Trauma Informed Care

Today wrapped up the Tafe directed component of the Cert IV in Mental Health Peer Work! It was a fantastic session, we’ve been talking about trauma lately which obviously is a topic very close to my heart considering that I have PTSD. One of the areas we talked about today is a concept called Trauma Informed Care TIC). I’ve heard this term bandied about a bit but I’ve never read anything that really broke down what exactly this model proposes and recommends. I was particularly taken by these key principles:

    • That recovery is possible, and that healing occurs in healthy and supportive relationships
    • Supporting control, choice and autonomy
    • Focusing on strengths

These principles are demonstrated through practices such as

    • Respect for individual choice
    • Recognition that treatment and service delivery may be traumatising
    • Avoiding shaming and humiliation at all times

I am delighted by this model! I have had some very unsuccessful arguments with various services over the years about these concepts but lacked a model to refer to specifically. I often encounter myths such as “very few people with mental illnesses have experienced trauma” (by far the opposite is true, the majority of people in the mental health system have experienced trauma or abuse).

I am particularly taken with how well this TIC model dovetails with the values and principles of the Recovery model. One of the things I have also been trying to communicate is that TIC is not inappropriate for the untraumatised! It is helpful for everyone to be treated with respect, given choice, and supported to exercise control over their own life. People who have experienced trauma tend to have extra sensitivities in areas such as control, proximity and touch, confinement, new people and environments, and trust. 

Certainly in the areas I’m involved in as a Peer Worker it is crucial that services are trauma-informed. I am really pleased that Bridges has been operating from TIC principles and I’m keen to do more reading in this area and make sure that all Dissociative Initiative resources and services operate in this way.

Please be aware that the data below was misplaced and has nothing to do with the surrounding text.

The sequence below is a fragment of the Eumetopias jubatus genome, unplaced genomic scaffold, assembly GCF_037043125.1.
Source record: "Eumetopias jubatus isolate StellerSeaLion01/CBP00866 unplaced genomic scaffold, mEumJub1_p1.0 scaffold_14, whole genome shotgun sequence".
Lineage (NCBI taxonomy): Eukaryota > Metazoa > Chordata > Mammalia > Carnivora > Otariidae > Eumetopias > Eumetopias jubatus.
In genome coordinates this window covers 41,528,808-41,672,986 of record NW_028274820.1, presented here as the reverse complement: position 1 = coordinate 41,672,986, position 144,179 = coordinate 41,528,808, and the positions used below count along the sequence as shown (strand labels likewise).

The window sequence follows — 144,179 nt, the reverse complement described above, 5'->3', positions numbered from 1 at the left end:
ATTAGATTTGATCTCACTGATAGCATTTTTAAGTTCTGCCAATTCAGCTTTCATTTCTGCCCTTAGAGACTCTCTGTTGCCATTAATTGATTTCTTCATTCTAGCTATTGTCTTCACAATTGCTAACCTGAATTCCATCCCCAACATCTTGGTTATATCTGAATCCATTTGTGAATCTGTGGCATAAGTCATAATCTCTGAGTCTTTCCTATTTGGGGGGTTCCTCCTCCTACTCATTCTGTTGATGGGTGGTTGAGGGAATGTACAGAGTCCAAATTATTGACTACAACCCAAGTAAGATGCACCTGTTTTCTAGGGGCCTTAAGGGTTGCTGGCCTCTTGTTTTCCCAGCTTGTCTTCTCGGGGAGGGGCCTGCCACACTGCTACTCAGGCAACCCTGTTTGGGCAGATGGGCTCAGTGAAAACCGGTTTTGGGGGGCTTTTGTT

For more information about TIC, here is a lovely talk by Dr Warrick Middleton, an Australian psychiatrist and the Director of the Trauma and Dissociation Unit at Belmont Hospital in Queensland. I love his approach to trauma, dissociation, and borderline personality disorder, incredibly respectful! The talk is in three parts:

Adult Survivors of Child Abuse (ASCA) have a wonderful page full of resources about TIC here.

There is a government training powerpoint about TIC that is nice and easy to read here.

This document is much more dense, but I particularly like the distinction between Trauma Informed Care and Trauma Specific Services on page 15.

There is a brief clear overview of the need for TIC in this newsletter.

Here is a brief video about TIC particularly with children.

I’m very excited by this area. Today’s Tafe lecture was wrapped up by sharing about Recovery and asking everyone in the class to create something that represented recovery for them. Here is my rainbow bird, made out of sheets of felt:

The rainbow bird for me represents wholeness, diversity, community, creativity and joy. All the colours are distinct but together form a whole, complementing each other. This resembles my dear friendships with such diverse people who nevertheless all contribute so much to my life and together create a community. The tail feathers resemble tears because for me, grief and pain are intrinsically linked to my experiences of joy and wholeness. They are not forgotten and not hidden, but instead are part of the beauty and authenticity of the whole person. The brightness of the colours and the rainbow represents creativity, expressiveness, imagination, dreaming, and joy; each of which have been essential components of my own recovery.

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